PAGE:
Tag: Social Determinants of Health (SDoH)

RCM and Coding May Help Close Health Equity Gap

Leigh Poland

By Leigh Poland, RHIA, CCS, AGS Health.

Health equity is a focus of providers, regulatory agencies, and payers as they seek ways to eliminate care disparities across race and ethnicity, gender, sexual orientation, and socioeconomic status lines. Its significance is further impacted by new quality-based care models beyond those established by the Patient Protection and Affordable Care Act of 2010.

The challenge for many healthcare organizations participating in these new reimbursement models is how to view health equity and social determinants of health (SDoH) to understand the actual value of this information. Often overlooked is that healthcare organizations’ coding and revenue cycle management (RCM) departments already aggregate information that can help better understand inequities in care delivery and health equity across their patient populations.

A Primer on SDOH Impacts

SDoH impact many health risks and outcomes, which is why this data is vital for clinical care and reimbursements. Defining factors can include anything from geography, race, gender, and age to disability, health plan, or any other shared characteristic. Of increased importance, SDoH issues are most often experienced by the most vulnerable members of society: the poor, less educated, and other disadvantaged groups.

SDoH is linked negatively with outcomes, including higher hospital readmissions, length of stay (LOS), and increased need for post-acute care. Value-based payment programs, therefore, may penalize organizations that disproportionately serve disadvantaged populations if they do not collect and respond to SDoH data.

For example, addressing food insecurity — a key SDoH data point — by connecting patients to programs like Meals on Wheels, Supplemental Nutrition Assistance Programs (SNAP), or food pantries is proven to reduce malnutrition rates and improve short and long-term health outcomes.

In the case of SNAP, which is the primary source of nutrition assistance for more than 42 million low-income Americans, participants are more likely to report excellent or very good health than low-income non-participants. Low-income adults participating in SNAP incur about 25% less medical care costs (~$1,400) per year than low-income non-participants.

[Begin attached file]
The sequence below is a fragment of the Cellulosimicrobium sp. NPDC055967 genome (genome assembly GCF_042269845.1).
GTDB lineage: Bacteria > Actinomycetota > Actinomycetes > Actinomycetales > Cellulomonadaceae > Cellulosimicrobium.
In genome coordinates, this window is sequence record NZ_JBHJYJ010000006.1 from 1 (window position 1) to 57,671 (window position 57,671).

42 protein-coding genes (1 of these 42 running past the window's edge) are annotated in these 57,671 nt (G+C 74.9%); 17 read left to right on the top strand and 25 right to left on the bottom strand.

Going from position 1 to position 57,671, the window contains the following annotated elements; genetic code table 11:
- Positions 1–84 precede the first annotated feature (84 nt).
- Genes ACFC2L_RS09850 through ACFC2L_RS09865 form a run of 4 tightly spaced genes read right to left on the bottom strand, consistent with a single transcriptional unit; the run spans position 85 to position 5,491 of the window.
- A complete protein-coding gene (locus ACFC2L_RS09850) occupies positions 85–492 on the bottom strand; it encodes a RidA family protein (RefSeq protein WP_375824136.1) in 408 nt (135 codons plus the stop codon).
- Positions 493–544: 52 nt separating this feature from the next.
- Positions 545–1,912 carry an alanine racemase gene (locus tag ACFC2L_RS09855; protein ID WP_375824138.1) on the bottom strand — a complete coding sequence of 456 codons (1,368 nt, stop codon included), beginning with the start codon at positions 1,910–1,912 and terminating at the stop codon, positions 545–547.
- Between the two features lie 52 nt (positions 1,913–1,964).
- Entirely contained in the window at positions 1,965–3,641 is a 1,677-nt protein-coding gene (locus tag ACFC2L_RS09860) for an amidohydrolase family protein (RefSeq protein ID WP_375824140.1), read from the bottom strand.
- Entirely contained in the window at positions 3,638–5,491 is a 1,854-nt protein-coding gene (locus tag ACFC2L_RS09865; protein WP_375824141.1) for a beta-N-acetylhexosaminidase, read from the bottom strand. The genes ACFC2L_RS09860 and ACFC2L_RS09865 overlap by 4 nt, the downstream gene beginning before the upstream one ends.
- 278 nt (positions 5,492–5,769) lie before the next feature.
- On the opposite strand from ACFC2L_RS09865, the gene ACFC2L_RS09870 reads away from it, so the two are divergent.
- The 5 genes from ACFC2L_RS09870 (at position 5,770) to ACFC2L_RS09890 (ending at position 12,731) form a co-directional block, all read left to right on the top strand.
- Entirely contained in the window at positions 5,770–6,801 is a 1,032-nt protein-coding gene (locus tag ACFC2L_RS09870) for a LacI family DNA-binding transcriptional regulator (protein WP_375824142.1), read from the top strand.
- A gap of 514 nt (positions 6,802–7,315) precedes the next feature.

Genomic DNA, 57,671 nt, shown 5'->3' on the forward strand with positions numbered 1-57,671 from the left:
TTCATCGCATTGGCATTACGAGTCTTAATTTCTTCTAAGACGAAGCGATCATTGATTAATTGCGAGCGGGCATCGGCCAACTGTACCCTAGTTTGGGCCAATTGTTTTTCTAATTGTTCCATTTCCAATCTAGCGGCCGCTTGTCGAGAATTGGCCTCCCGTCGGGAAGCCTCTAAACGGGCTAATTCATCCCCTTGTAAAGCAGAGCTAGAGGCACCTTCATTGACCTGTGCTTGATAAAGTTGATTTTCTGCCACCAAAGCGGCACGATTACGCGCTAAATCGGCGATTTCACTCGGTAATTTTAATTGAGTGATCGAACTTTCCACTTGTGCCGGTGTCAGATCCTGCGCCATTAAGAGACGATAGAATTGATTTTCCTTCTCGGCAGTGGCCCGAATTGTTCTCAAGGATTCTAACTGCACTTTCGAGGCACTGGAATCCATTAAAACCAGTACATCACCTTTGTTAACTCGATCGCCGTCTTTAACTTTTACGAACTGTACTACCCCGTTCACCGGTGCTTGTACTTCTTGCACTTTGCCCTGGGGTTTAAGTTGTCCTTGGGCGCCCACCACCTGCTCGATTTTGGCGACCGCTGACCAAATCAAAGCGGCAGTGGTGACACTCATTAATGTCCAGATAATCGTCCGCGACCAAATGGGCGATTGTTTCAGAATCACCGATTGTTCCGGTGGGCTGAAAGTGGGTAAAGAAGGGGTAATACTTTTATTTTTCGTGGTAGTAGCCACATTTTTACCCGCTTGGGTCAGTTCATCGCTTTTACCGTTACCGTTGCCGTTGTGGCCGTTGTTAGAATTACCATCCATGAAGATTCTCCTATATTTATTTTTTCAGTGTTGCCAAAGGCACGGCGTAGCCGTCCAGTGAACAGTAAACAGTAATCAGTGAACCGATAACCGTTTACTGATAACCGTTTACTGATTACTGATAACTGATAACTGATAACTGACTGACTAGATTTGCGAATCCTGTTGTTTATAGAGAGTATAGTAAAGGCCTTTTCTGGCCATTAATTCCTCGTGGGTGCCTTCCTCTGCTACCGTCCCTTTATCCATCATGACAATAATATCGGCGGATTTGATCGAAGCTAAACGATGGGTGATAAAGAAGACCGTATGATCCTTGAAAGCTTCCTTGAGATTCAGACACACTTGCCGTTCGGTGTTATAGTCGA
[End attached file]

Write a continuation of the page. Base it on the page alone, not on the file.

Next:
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Patient Care Trends of 2020: SDoH, Behavioral Data, and Moving Beyond the AI Trough of Disillusionment

By Dr. John Showalter, CPO, Jvion.

Dr. John Showalter

Artificial intelligence (AI) is transforming healthcare, especially on its clinical side, where 62% of providers have already adopted an AI strategy. The American Hospital Association recently reported that when successfully implemented, clinical AI can improve patient outcomes and lower costs at each stage of the care cycle, from prevention and detection to diagnosis and treatment. Expect to see continued growth in AI adoption in 2020.

Here are a few of the most exciting AI trends to watch for:

Social Determinants of Health (SDoH) will become a core focus for healthcare AI solutions: AI has significant potential for helping reduce socioeconomic barriers to care. Across 2019, we have seen investment by CMS in the Accountable Health Communities Model, which is the first model to include social determinants of health. This model codifies what we already know — that socioeconomic factors influence an individual’s health and risk. Emerging AI technologies are actively creating value for patients by helping to make sense of large socioeconomic and environmental datasets, driving meaningful investments and action that will help to prevent avoidable utilization and guide effective distribution of community resources.

We will start to move into the “Slope of Enlightenment” within the Hype Cycle: Healthcare AI will move out of the “Trough of Disillusionment” as more evidence of AI’s ability to improve health outcomes emerge. AI-related topics will continue to gain prominence in research and the media. And the results of funded projects and pilots will become available to the broader industry.

The AI discussion will broaden beyond imaging and natural language processing: With the exponential increase in patient data, it’s only logical that it’s time for AI – the best way to synthesize that data – to have its moment. While imaging and natural language processing have dominated the healthcare AI conversation over the past few years, 2020 will mark an expanded understanding of AI solutions to include those focused on clinical decision support. These solutions integrate into existing clinical workflows to help direct resources to modifiable patients at risk of a target adverse event. Expect to see more investment and discussion around these solutions across 2020.

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